UX Development & Design

Do you need a bot?

If you see the word ‘bot’ and think “BattleBots,” you’re not wrong, but it means you may have missed the recent hype surrounding one of the latest software trends. Bots are automated software programs for which your main interface is conversational in nature. Rather than clicking buttons or entering specific commands to complete a task, you simply converse with the bot using normal language.

So you could say, “Order me a large pepperoni pizza with extra sauce” as opposed to tapping through an app:

  • Navigate: Order -> Pizza
  • Select Toppings and choose Pepperoni
  • Select Large from the Size menu
  • Choose Special Instructions and type in “Extra sauce”
  • Tap ‘Submit Order’ button

Will bots replace apps? Some folks think they’re just a fad. Others think bots represent a major disruption to the app economy, especially given the supposed fatigue users have from having to download and manage so many apps these days. No matter where the truth lies about their significance, bots are just specialized bits of software that help users accomplish what they need to do.

So do you need a bot? Should you build a bot instead of an app? As with most such questions we get asked, our first response is: What’s the business problem you’re trying to solve? For a restaurant that only has a Facebook page and no website, a bot that is only accessible from Facebook might be a better engagement tool than building a standalone app. A shipping company might find value in building a bot to help customers get status information quickly, while the full app is used for setting up and placing orders. Still other firms may get no meaningful ROI or brand value from building a bot at all.

Depending on the task, it can be a huge time saver, or at least a less frustrating experience. X.ai is a new service I’ve started using to help me schedule meetings with other folks. Rather than spending my time trying to find open time slots on my calendar that coincide with other’s schedules, I gave X.ai access to my calendar, and then interact with it via email. Their bot takes care of finding a few open slots (based on any criteria I feed it such as “next Monday”), then emails each invitee to find a match, and once it does, it books the meeting. When I had a meeting run long, I simply replied to the email to say “Let’s push this back by 30 minutes”, and the bot notified the other parties of the request and asked if it would be ok. I emailed it to reschedule another meeting for another day, and the bot followed up to ask what times the other party had open on that day.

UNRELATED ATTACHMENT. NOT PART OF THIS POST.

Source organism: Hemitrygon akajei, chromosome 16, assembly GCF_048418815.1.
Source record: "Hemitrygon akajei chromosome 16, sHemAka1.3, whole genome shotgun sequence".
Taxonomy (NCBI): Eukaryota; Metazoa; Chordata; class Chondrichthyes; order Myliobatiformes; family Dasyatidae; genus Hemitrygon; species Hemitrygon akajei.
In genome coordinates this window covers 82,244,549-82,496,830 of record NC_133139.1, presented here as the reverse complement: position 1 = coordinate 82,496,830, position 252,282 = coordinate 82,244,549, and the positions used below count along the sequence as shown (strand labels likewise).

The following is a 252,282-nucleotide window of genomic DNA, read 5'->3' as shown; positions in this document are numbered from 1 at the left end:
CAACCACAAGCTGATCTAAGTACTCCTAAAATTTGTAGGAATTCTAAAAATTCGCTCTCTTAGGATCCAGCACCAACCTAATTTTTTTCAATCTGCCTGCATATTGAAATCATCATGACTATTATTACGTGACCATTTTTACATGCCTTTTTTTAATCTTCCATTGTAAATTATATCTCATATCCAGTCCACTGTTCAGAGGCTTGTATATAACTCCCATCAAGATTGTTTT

X.ai is impressive, which makes sense given the likely millions of dollars they’re investing in the technology. But bots can be much simpler than that, and will allow companies to automate many of their most common interactions in a place where the users are already spending their time, in a more natural way.

kaboompics.com_Facebook on mobile phone screen

We’ve already seen that kind of improvement with phone IVR systems, where you can speak commands instead of mashing buttons. Domino’s lets their customers order a pizza with an emoji via Twitter. Digit is a relatively new banking service that allows its users to completely manage their funds via SMS, while financial stalwart USAA is jumping into the bot arena to improve customer service for its 11 million customers. And Facebook just announced they’re going to enable companies to build their own bots for use within the Messenger app. If it lives up to its promise, it will be a boon to B2C companies looking to better engage their consumers, even if it’s just to provide better and faster customer service.

Imagine calling an Uber by sending the simple message “I need an UberX” from within Facebook. No need to open the app and go through all the screens, waiting on confirmations, etc. The Uber bot inside Facebook would already have all the necessary info, including your current location. And once a car is found, the bot sends you a message with the driver name, license plate, and ETA.

We’re excited to see where this technology goes, fad or not. Sign up for our newsletter if you’d like to keep up with our exploration!

By Greg Haygood